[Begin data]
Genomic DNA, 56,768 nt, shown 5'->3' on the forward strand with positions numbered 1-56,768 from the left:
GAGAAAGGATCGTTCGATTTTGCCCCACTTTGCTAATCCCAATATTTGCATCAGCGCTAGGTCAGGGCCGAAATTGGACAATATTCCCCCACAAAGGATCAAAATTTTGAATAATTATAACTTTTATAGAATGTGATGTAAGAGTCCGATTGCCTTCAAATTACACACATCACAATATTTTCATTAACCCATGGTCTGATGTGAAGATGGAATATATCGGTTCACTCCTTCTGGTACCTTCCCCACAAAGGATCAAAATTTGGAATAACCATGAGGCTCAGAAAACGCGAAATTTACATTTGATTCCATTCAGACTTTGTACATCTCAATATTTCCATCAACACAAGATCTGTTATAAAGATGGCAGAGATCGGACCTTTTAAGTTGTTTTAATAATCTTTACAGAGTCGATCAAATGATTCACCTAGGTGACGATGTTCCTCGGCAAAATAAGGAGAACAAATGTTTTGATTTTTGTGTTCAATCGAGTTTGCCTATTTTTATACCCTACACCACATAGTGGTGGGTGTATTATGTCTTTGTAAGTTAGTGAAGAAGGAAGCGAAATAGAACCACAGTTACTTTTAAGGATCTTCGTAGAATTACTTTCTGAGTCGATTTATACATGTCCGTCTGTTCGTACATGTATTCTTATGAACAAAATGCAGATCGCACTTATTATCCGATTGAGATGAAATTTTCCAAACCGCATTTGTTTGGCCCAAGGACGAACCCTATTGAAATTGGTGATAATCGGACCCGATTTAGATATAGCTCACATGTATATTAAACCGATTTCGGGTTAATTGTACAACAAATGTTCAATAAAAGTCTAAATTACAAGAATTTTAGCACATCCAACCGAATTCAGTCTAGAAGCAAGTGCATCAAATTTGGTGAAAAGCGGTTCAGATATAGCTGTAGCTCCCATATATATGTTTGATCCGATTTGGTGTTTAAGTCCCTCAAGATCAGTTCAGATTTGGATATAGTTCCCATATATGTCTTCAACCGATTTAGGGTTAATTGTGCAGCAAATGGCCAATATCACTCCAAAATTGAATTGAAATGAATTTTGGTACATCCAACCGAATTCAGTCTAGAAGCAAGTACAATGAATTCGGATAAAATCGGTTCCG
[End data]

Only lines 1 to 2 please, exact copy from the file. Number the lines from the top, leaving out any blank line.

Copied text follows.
Genomic DNA, 56,768 nt, shown 5'->3' on the forward strand with positions numbered 1-56,768 from the left:
GAGAAAGGATCGTTCGATTTTGCCCCACTTTGCTAATCCCAATATTTGCATCAGCGCTAGGTCAGGGCCGAAATTGGACAATATTCCCCCACAAAGGATCAAAATTTTGAATAATTATAACTTTTATAGAATGTGATGTAAGAGTCCGATTGCCTTCAAATTACACACATCACAATATTTTCATTAACCCATGGTCTGATGTGAAGATGGAATATATCGGTTCACTCCTTCTGGTACCTTCCCCACAAAGGATCAAAATTTGGAATAACCATGAGGCTCAGAAAACGCGAAATTTACATTTGATTCCATTCAGACTTTGTACATCTCAATATTTCCATCAACACAAGATCTGTTATAAAGATGGCAGAGATCGGACCTTTTAAGTTGTTTTAATAATCTTTACAGAGTCGATCAAATGATTCACCTAGGTGACGATGTTCCTCGGCAAAATAAGGAGAACAAATGTTTTGATTTTTGTGTTCAATCGAGTTTGCCTATTTTTATACCCTACACCACATAGTGGTGGGTGTATTATGTCTTTGTAAGTTAGTGAAGAAGGAAGCGAAATAGAACCACAGTTACTTTTAAGGATCTTCGTAGAATTACTTTCTGAGTCGATTTATACATGTCCGTCTGTTCGTACATGTATTCTTATGAACAAAATGCAGATCGCACTTATTATCCGATTGAGATGAAATTTTCCAAACCGCATTTGTTTGGCCCAAGGACGAACCCTATTGAAATTGGTGATAATCGGACCCGATTTAGATATAGCTCACATGTATATTAAACCGATTTCGGGTTAATTGTACAACAAATGTTCAATAAAAGTCTAAATTACAAGAATTTTAGCACATCCAACCGAATTCAGTCTAGAAGCAAGTGCATCAAATTTGGTGAAAAGCGGTTCAGATATAGCTGTAGCTCCCATATATATGTTTGATCCGATTTGGTGTTTAAGTCCCTCAAGATCAGTTCAGATTTGGATATAGTTCCCATATATGTCTTCAACCGATTTAGGGTTAATTGTGCAGCAAATGGCCAATATCACTCCAAAATTGAATTGAAATGAATTTTGGTACATCCAACCGAATTCAGTCTAGAAGCAAGTACAATGAATTCGGATAAAATCGGTTCCG